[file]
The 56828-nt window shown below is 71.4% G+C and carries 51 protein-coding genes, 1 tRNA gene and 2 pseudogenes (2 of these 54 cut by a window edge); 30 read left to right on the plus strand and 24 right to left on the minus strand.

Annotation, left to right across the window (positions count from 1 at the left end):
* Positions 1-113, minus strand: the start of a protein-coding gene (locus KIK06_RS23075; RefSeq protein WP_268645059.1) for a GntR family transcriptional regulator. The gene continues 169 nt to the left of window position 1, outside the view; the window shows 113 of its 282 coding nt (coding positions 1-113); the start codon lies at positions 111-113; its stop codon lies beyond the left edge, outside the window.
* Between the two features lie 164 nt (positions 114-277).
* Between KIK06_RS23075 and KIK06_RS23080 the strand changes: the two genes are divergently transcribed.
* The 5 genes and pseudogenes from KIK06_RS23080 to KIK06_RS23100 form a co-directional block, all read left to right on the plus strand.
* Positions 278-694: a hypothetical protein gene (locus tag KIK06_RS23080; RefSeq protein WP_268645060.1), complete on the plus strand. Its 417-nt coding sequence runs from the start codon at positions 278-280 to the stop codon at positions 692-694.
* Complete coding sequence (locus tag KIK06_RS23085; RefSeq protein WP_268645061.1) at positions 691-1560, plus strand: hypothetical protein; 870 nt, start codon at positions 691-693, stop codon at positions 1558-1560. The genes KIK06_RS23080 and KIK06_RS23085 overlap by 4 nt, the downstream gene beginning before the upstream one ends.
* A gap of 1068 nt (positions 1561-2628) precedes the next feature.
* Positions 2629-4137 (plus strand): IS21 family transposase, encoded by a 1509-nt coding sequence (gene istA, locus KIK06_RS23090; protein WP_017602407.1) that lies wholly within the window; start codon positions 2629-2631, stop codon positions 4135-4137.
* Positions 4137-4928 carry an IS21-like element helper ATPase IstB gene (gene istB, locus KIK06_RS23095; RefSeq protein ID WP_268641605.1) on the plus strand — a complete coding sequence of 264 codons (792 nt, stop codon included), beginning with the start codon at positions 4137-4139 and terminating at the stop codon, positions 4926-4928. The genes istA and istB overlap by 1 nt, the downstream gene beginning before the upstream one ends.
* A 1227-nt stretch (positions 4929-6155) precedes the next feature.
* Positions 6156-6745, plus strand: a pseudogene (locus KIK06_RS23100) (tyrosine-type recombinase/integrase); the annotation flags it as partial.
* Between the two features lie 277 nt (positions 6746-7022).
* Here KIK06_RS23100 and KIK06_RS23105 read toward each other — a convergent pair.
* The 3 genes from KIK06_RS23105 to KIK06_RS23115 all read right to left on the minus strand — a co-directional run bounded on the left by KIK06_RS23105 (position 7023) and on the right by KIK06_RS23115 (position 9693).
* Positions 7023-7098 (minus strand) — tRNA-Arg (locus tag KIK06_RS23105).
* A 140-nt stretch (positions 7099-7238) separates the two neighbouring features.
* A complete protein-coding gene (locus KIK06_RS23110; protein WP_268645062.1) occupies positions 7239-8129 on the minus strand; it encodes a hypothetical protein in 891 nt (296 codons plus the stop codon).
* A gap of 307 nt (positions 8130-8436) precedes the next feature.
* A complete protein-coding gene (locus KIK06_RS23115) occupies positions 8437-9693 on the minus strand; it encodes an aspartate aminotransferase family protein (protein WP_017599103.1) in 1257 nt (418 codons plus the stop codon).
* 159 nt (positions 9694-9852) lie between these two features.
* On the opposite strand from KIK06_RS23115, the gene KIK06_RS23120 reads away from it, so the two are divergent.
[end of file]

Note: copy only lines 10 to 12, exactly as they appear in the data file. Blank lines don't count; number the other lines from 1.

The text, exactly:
* Positions 2629-4137 (plus strand): IS21 family transposase, encoded by a 1509-nt coding sequence (gene istA, locus KIK06_RS23090; protein WP_017602407.1) that lies wholly within the window; start codon positions 2629-2631, stop codon positions 4135-4137.
* Positions 4137-4928 carry an IS21-like element helper ATPase IstB gene (gene istB, locus KIK06_RS23095; RefSeq protein ID WP_268641605.1) on the plus strand — a complete coding sequence of 264 codons (792 nt, stop codon included), beginning with the start codon at positions 4137-4139 and terminating at the stop codon, positions 4926-4928. The genes istA and istB overlap by 1 nt, the downstream gene beginning before the upstream one ends.
* A 1227-nt stretch (positions 4929-6155) precedes the next feature.